Remember the joy of learning you would be a parent? You dreamed of your child’s future. Maybe you figured out how old you would be when your child graduated from high school.
But what if, by the time your daughter was seven-years-old, she was screaming, “I want to die.”
This happened to Charity Marie. “Time stopped in that moment. I lost the ability to breathe…”
Her journey with daughter, Libby, thus far, is heart wrenching. This courageous woman deals with struggles few parents can imagine. Less than 1% of children develop paranoid schizophrenia, a neurological brain disease with no cure.
Read her incredible story of love, heartache, and determination.
She needs us to care.
Visions of Liberty: Parenting a Child with Severe Mental Illness
Any hope my daughter Libby would outgrow her fears ended unexpectedly one sunny summer day in July 2017, as we stood in a local children’s hospital room listening to my ten-year-old describe a skeletal figure holding a knife dripping blood, standing behind the doctor.
As she cried and told us she thought the figure would kill everyone in the room, my parental identity and dreams for her shattered into a million pieces. I listened to her say once again she wanted to kill herself, which she’d been saying for three years. For the first time, I understood a little better why.
It hurts. I can’t even tell you how much.
She was admitted to the local behavioral health hospital for a ten day stay and prescribed medication for anxiety and depression. And over the past six months, we’ve tried to pick up the pieces and find our new normal as she continues to suffer from debilitating hallucinations, delusions, paranoia, and other symptoms she can’t control. We’ve witnessed her battle every day against demons we can’t see or understand.
Since then, her medication was changed and she’s now on a heavy cocktail of medication to control the worst of her symptoms, which has thankfully restored some, but not all her ability to function. It wasn’t until December 2017 we really began to understand the battle we face will be lifelong and will get harder as she ages.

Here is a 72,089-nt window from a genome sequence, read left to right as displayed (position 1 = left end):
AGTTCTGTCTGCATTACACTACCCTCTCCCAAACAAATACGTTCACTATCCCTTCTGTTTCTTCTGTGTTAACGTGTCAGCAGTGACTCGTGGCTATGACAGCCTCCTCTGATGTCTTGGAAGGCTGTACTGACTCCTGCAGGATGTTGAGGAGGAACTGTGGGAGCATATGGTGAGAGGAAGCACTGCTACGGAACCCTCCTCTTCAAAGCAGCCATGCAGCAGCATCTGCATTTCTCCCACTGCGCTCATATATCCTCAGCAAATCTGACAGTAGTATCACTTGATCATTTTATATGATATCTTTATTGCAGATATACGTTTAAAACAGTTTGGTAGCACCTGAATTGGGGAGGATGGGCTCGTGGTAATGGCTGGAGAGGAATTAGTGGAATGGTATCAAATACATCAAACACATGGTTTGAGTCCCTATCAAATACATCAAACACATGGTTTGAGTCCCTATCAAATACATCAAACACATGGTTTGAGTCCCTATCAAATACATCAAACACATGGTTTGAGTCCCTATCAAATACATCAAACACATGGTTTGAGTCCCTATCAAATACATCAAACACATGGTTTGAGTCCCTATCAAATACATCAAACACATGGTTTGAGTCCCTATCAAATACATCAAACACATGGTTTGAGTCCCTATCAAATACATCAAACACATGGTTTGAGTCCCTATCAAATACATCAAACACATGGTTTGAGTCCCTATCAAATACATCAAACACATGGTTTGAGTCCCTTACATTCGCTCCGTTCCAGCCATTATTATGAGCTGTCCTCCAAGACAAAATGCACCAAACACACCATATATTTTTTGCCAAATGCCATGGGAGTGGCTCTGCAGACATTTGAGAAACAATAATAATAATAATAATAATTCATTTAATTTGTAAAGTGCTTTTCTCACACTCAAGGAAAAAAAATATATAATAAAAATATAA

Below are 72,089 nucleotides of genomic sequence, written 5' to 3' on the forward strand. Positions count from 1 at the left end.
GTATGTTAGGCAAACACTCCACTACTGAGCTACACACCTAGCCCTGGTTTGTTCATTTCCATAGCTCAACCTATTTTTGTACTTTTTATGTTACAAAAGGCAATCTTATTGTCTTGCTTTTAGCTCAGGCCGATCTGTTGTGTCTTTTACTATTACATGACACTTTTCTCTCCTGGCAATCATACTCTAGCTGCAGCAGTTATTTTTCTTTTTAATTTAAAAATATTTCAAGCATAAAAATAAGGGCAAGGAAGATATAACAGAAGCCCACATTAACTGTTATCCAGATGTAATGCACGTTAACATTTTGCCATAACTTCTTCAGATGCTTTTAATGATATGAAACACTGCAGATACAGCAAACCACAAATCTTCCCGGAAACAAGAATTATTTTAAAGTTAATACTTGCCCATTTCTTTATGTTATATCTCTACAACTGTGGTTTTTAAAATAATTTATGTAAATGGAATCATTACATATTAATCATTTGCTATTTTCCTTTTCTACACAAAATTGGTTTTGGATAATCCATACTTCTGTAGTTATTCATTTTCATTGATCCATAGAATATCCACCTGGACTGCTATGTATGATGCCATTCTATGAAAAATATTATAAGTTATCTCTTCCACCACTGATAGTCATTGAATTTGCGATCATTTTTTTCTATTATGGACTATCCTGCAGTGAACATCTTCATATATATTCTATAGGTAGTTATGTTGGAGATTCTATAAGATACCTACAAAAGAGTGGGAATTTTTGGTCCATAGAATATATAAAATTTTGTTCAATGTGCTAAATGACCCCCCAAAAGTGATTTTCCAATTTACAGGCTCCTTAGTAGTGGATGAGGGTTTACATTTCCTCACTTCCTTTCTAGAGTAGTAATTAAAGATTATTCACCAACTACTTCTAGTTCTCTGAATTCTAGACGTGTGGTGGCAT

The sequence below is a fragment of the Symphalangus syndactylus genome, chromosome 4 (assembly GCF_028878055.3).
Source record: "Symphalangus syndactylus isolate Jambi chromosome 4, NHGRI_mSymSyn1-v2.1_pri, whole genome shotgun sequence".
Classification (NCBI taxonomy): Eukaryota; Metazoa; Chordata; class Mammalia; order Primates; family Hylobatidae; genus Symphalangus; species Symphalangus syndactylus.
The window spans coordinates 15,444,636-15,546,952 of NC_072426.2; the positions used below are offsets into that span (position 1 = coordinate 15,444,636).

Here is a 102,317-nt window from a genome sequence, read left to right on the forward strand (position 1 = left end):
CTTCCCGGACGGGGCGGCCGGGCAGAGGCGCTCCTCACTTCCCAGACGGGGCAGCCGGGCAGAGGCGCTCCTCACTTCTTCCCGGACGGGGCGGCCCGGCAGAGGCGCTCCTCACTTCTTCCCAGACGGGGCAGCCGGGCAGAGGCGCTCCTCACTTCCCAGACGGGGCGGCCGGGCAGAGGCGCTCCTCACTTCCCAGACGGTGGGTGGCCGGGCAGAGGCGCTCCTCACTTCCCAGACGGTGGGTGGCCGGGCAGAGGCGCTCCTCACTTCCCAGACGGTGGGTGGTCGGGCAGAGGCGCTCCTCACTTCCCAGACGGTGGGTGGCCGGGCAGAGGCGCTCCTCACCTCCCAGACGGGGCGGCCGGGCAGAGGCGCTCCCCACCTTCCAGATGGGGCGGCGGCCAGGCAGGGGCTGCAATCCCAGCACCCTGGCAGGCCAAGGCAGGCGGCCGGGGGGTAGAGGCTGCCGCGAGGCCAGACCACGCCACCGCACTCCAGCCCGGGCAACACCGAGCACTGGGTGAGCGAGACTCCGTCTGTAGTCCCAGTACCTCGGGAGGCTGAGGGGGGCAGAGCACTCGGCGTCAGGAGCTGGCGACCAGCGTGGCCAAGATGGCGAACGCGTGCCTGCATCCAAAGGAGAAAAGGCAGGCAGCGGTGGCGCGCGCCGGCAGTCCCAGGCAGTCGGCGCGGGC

She’s had three subsequent inpatient stays for continuing symptoms since July and as of January 2018 has been admitted to the nearest residential treatment center for long term care, two hours away from us.
The loneliness and isolation are very hard to take. Some days you just need to feel like someone else cares, that someone will do something, anything to help make the situation a little better. In the last 30 days we’ve had so many medical emergencies, I’m mentally, physically, and emotionally exhausted in ways I’ve never experienced. We haven’t had a good weekend in six weeks.
And I’m doing all of this while working full time. I don’t want or need pity. I do want solutions, help, support. I want to see change. This illness is hard enough without the roadblocks making it worse. I shouldn’t be fighting with medical professionals and the insurance company to get her treated. I shouldn’t be facing bankruptcy because the medical costs of her care are so high. Where will we be in six years or as Libby approaches 18? I don’t know, and I’m honestly scared to find out.
Schizophrenia is a brain disorder that needs so much more understanding. Until it impacted me, I didn’t know about it either. No shame in that – but everyone needs to understand more than they do.
Together, we must do more to help people who are struggling with mental illness – any mental illness – to cope better, to BE better, and to heal. If we all try to understand a little more, try to be kinder, we can give hope to those who are struggling and those trying to help them.
Behavior has a reason, even if it seems it doesn’t and it’s NOT because someone is just “crazy”.
As a society, we must do better to understand mental illness and to support those affected.
Read more about this family’s struggle and leave encouraging comments.
Please help Charity Marie with Libby’s ongoing, lifelong medical expenses and care for severe mental illness.
Charity Marie is an Award-winning children’s author, a paralegal for a personal injury law firm, as well as a licensed realtor.